The selection of racers is sure to fill Sega fans with joy, but it’s arguably the tracks themselves which most successfully channel the spirit of past glories. The usual suspects lifted from series such as Sonic the Hedgehog, Jet Set Radio and Samba de Amigo are packed with detail and provide thrilling racing action, but die-hard Sega aficionados will positively lose their minds when playing tracks based on franchises such as Afterburner, Shinobi and Burning Rangers. The Shinobi stage in particular - with its amazing remix of the second stage music for Shinobi III: Return of the Ninja Master (Super Shinobi II in Japan) - is sure to give fans goose bumps. Now seems as good a time as any to mention the game’s superb pumping soundtrack, composed by long-time SEGA contributor Richard Jacques. It’s upbeat and incredibly infections, supplying the perfect background accompaniment to the on-screen carnage.

And carnage is a suitable word to describe many of the races in this title; the single-player Career mode (which can be played solely using the GamePad by swiping down on the touch screen to "pull" the image from the TV to the controller) mixes together traditional races with unique modes, such as Traffic Attack (where you’re dodging cars), Pursuit (no other racers, but you have to destroy a tank with missiles) and Battle Race (which gives each racer three lives and the last one standing is the winner). These fresh modes add incredible variety to the experience, but that’s not to say that the bog-standard contests are boring - far from it. Just like Mario Kart, Sonic & All-Stars Racing Transformed’s competitions require a mixture of incredible pace, accomplished drifting control and - possibly most important of all - an itchy trigger finger. The weapons on offer include heat-seeking explosive RC cars, swarms of wasps, inflatable puffer fishes and fiendish hurricanes which spin the victim 360 degrees, forcing them to temporarily drive backwards with reversed controls. The selection of items is balanced almost perfectly, with the only criticism we can level being that they don’t have two decades of familiarity behind them, like Mario Kart’s iconic shells and banana skins. This means it takes a few races before you finally understand how each weapon works and how best to deploy it.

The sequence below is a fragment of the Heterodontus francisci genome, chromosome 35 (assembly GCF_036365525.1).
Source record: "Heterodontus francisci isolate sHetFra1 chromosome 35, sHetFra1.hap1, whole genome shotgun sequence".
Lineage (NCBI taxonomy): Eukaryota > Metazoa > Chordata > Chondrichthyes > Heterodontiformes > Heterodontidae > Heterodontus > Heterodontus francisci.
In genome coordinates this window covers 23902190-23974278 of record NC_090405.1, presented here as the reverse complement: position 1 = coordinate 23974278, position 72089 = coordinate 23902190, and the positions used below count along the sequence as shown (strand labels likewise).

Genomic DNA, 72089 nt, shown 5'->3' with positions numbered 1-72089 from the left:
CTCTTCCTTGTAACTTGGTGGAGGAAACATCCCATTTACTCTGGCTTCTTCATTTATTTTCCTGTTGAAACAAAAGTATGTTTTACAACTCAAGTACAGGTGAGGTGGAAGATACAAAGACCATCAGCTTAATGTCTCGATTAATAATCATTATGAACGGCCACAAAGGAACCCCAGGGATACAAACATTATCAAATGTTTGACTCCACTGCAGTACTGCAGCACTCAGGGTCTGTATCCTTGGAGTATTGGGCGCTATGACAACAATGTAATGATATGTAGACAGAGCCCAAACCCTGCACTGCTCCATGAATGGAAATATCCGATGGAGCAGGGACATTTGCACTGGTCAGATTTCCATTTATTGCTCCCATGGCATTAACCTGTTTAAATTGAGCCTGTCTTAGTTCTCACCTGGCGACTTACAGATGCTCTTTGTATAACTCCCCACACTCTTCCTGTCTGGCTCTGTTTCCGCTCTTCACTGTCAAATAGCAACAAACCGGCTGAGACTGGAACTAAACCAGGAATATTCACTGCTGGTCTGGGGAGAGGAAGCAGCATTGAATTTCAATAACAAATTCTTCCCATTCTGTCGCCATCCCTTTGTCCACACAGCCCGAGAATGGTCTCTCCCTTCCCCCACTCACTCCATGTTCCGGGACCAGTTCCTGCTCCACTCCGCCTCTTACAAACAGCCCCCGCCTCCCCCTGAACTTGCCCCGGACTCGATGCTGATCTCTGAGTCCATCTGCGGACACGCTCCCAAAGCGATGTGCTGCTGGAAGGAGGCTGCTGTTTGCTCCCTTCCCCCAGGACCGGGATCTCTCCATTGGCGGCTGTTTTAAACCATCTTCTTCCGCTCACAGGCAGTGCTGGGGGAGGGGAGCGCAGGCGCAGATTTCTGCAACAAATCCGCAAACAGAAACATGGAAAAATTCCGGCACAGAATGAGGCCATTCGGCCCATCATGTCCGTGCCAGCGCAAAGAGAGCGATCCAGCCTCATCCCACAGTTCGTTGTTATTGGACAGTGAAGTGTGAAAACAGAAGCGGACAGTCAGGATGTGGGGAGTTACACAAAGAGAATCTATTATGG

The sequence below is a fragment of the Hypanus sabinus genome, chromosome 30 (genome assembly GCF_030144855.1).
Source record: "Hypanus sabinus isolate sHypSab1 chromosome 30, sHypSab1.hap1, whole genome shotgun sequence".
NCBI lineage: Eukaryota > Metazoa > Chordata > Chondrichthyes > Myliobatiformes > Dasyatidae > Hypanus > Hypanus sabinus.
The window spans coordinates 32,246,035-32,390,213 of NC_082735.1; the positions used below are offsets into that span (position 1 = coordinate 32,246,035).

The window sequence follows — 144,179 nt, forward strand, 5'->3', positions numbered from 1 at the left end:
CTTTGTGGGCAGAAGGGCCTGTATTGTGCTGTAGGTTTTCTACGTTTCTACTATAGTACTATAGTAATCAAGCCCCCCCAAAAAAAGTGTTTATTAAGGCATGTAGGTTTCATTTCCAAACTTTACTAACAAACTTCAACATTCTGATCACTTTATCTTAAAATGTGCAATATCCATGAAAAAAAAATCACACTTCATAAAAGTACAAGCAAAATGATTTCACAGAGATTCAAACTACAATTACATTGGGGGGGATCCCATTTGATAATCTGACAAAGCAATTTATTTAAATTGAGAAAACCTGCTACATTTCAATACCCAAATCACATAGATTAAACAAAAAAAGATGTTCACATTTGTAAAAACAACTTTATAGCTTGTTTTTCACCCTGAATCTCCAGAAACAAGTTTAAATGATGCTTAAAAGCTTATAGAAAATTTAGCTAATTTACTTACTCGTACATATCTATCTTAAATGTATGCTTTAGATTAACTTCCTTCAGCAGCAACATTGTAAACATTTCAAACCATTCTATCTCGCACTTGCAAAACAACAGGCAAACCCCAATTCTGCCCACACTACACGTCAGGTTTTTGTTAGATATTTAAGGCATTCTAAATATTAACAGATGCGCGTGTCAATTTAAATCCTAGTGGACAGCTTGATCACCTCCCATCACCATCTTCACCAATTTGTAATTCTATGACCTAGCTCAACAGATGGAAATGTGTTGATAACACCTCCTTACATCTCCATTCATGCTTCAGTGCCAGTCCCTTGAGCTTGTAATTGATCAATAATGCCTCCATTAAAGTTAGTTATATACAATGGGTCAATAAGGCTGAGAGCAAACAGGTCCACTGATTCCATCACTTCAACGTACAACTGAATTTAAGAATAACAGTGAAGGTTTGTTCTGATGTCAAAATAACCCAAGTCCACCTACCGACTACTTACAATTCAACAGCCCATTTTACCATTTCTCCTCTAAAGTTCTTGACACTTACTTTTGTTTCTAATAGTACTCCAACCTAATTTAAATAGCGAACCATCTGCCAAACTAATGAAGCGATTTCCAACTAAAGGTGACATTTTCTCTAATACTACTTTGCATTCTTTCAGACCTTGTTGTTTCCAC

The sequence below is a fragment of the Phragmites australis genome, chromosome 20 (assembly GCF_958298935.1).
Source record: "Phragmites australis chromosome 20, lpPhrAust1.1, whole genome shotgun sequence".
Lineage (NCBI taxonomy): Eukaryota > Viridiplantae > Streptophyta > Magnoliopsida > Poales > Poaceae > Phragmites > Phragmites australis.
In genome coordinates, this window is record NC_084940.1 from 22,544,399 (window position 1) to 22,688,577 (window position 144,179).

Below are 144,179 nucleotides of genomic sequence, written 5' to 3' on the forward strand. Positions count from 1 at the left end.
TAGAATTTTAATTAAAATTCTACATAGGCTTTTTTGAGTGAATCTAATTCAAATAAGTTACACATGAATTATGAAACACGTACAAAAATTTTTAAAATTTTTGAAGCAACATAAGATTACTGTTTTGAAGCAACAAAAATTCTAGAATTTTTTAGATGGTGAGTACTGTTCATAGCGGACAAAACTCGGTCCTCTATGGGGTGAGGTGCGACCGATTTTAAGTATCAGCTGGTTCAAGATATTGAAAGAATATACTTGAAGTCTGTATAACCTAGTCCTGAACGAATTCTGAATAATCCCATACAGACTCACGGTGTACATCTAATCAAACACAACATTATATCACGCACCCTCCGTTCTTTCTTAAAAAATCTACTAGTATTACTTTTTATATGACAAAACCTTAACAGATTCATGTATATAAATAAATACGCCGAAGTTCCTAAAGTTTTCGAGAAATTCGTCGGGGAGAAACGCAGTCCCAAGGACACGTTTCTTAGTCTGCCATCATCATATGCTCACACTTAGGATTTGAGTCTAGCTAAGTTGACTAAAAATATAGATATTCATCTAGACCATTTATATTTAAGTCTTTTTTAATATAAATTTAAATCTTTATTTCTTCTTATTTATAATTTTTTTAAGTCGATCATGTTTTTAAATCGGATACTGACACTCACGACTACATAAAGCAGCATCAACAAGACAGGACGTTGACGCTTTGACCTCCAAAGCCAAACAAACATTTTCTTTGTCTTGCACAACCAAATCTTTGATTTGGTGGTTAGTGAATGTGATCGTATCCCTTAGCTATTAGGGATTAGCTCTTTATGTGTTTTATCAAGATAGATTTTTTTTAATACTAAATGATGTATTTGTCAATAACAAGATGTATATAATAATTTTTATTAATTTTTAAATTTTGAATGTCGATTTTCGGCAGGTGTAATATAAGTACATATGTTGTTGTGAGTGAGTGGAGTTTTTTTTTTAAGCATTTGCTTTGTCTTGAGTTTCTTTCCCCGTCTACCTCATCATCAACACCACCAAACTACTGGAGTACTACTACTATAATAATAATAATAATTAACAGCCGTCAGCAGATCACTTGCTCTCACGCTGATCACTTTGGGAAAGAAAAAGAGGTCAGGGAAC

Predictably, Sonic & All-Stars Racing Transformed really comes to life when there’s more than one player involved. Up to five racers can participate locally, with one on the GamePad and the remaining four on a combination of Wii Remote/Nunchuks, Classic Controllers and Pro Controllers. The constantly evolving circuits, potential for slick driving and - most importantly - the plethora of weapons on offer make this title a perfect party starter; it’s also surprising how much difference it makes having five players instead of four. Online, 10 player matches are up for grabs, with the option to contest basic races or take part in more aggressive arena-based courses. Sumo’s net code seems to be pretty robust; in the races we participated in, lag wasn’t an issue, although finding a suitable number of players sadly was. This will no doubt change over the next few months as Wii U sales rise and more people come online.

Conclusion

It shouldn’t really come as a surprise to discover that Sonic & All-Stars Racing Transformed is a top-quality product; Sumo Digital’s track record speaks for itself, and the studio was recently bolstered by an influx of staff from recently-defunct racing experts Bizarre Creations (Project Gotham Racing, Blur) and Black Rock Studio (Split Second, Pure). The result is a game which is far more focused and entertaining than the original Sonic & Sega All-Stars Racing.

The game’s solo mode is surprisingly deep and varied, and if you want to level-up all of the characters and unlock all of the available mods then you’ll need to invest an awful lot of time. Add to this an equally captivating local and online multiplayer segment and you’ve got a game which could enjoy the same remarkable stamina as Mario Kart Wii, which is still a firm favourite with Nintendo fans despite being almost five years old. Sega finally has a racer which not only does justice to the company’s legacy as the creator of some of the best driving games in history, but also celebrates its eclectic and colourful history.